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QuizUp aims to go from fad to force with $22 million in funding

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The company hopes to become the next Candy Crush, not another Draw Something


Plain Vanilla Games, the studio behind the wildly popular QuizUp, a trivia app for iPhone, announced today it has raised a $22 million series B round of venture capital funding. Since it launched only five weeks ago, the game has already racked up more than 5 million downloads. Perhaps most importantly for the app's long-term prospects, more than 22,000 users have applied to become Wikipedia-style contributors to the topic forums created around trivia categories like basketball, horror movies, and theoretical physics.

"There is always a danger with games that people play them for a week or so, then get bored, discard them and move on to the shiny new thing," says Plain Vanilla CEO Thor Fridriksson. The company had that experience with its first game, The Moogies, launched in November of 2011. It sold well, was highlighted by Apple, and then dropped off the charts once it was no longer featured. "The difference with QuizUp is that our users are becoming part of communities, chatting with one another, forming relationships, and investing deeply in the experience."

"There is always a danger with games that people play them for a week or so, then get bored."

Plain Vanilla has three goals for its new funding. "The first is to expand to additional platforms like Android and iPad," says Roelof Botha, the partner at Sequoia Capital who led this investment round. "The second is to expand into additional languages beyond English. And lastly the aim is to create more localized categories, so that people from say, South Africa, where I am from, can begin to create trivia about local sports like rugby and cricket that don't yet exist." Having the cash to fuel this kind of expansion will certainly help QuizUp find a new audience, although it doesn't guarantee the game will have long-term appeal.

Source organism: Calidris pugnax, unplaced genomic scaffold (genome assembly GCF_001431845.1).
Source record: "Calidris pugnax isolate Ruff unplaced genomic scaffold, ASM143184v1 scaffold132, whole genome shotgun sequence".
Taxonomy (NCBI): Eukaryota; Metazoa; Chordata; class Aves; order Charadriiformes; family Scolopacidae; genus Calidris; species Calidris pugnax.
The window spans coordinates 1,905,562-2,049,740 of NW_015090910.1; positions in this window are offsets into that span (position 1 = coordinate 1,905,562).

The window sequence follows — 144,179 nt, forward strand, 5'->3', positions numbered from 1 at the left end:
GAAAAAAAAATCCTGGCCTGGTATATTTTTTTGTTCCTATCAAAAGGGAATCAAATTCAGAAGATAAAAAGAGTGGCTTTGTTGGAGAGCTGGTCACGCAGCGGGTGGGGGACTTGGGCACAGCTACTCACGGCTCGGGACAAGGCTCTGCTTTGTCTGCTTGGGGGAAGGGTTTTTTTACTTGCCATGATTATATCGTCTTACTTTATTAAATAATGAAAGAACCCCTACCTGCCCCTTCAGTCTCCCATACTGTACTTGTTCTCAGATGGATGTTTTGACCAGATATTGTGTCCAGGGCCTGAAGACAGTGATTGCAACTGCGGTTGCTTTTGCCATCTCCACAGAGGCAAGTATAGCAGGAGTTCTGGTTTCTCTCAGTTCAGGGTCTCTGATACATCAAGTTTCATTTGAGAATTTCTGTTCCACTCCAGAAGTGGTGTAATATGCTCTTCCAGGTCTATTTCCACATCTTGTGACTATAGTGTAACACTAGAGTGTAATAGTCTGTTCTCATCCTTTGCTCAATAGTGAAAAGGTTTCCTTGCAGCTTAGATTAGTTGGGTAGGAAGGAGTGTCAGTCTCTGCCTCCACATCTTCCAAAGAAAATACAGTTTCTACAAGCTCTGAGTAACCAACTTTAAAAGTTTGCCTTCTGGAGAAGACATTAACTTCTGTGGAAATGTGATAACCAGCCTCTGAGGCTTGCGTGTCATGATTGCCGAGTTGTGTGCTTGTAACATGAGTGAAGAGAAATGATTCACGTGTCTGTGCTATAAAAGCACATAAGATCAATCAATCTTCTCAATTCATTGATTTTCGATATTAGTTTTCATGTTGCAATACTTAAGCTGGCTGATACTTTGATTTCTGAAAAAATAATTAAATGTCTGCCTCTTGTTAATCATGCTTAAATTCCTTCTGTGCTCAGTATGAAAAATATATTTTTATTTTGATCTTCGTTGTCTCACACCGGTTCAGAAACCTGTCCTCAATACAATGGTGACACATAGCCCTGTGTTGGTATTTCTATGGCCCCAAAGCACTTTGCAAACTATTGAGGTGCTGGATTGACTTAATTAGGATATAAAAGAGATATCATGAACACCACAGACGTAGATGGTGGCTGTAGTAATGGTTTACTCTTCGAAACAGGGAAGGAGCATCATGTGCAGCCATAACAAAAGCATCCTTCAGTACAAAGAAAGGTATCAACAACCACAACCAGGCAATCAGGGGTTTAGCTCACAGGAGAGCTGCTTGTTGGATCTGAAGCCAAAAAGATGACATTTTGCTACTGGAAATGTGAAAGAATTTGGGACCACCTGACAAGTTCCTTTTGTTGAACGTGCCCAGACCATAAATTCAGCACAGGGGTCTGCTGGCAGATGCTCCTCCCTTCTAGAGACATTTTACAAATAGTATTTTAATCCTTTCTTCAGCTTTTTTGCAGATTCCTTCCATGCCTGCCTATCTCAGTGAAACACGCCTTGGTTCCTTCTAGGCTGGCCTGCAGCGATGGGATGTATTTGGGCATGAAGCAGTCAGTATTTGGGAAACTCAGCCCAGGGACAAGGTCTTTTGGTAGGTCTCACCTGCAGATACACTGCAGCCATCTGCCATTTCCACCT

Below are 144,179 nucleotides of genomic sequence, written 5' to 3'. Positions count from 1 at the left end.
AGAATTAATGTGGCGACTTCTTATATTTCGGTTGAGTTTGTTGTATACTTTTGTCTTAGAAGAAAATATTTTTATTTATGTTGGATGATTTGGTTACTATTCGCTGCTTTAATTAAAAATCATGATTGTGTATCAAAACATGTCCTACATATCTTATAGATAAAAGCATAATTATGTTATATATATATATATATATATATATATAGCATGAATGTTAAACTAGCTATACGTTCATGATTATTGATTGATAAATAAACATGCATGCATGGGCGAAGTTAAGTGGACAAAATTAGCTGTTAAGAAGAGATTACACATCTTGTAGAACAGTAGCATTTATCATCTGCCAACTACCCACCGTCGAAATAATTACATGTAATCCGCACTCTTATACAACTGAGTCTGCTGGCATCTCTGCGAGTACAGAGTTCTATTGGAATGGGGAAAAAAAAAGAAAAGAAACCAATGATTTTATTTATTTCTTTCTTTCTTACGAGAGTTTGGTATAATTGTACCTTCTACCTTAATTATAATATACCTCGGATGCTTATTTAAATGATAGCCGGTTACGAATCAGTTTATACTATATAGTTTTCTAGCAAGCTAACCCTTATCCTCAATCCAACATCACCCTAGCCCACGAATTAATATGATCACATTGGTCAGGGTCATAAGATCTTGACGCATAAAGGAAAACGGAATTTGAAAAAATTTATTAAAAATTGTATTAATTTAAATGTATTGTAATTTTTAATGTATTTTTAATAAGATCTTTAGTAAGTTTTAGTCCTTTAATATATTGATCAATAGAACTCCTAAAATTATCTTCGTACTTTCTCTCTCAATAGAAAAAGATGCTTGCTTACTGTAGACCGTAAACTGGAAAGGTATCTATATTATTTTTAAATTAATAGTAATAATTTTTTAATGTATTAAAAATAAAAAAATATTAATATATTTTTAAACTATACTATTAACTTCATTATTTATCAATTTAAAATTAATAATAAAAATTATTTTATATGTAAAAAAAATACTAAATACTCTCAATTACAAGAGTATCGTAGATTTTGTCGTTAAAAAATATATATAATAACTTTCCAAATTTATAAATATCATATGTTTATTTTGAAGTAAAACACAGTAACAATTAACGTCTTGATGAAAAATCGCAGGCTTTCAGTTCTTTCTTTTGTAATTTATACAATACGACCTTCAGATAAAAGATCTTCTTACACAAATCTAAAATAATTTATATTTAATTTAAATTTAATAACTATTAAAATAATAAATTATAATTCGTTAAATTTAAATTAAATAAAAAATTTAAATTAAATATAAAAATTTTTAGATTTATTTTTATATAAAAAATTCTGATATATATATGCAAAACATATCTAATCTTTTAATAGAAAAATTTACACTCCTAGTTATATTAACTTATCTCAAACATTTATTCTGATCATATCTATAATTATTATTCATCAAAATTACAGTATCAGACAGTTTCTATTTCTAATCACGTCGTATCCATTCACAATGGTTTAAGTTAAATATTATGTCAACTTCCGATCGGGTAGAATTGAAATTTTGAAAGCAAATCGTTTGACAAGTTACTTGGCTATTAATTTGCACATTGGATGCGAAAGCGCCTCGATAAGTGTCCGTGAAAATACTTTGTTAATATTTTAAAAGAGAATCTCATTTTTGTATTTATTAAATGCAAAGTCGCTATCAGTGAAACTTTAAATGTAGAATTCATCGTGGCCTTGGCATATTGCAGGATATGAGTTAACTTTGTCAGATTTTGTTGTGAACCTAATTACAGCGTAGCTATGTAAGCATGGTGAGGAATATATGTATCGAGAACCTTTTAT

QuizUp lets users pay for experience points that can be exchanged for trophies or used to customize players' profiles. It has plans to monetize by letting companies sponsor certain topics, something it had great success with when promoting films like Twilight and Batman. "It gets fans of the franchises engaged in a very natural way," says Fridriksson.

QuizUp did experience a security snafu which the company says it has now addressed. And over the Christmas holiday it plummeted down the App Store charts, falling from the top 10 as low as number 22, likely because new iPhone owners were busy installing loads of big-name mus- haves like Instagram, Snapchat, and YouTube. The question now is whether it can regain its top spot alongside titans like Candy Crush and execute on its expansion plan with new funding in hand.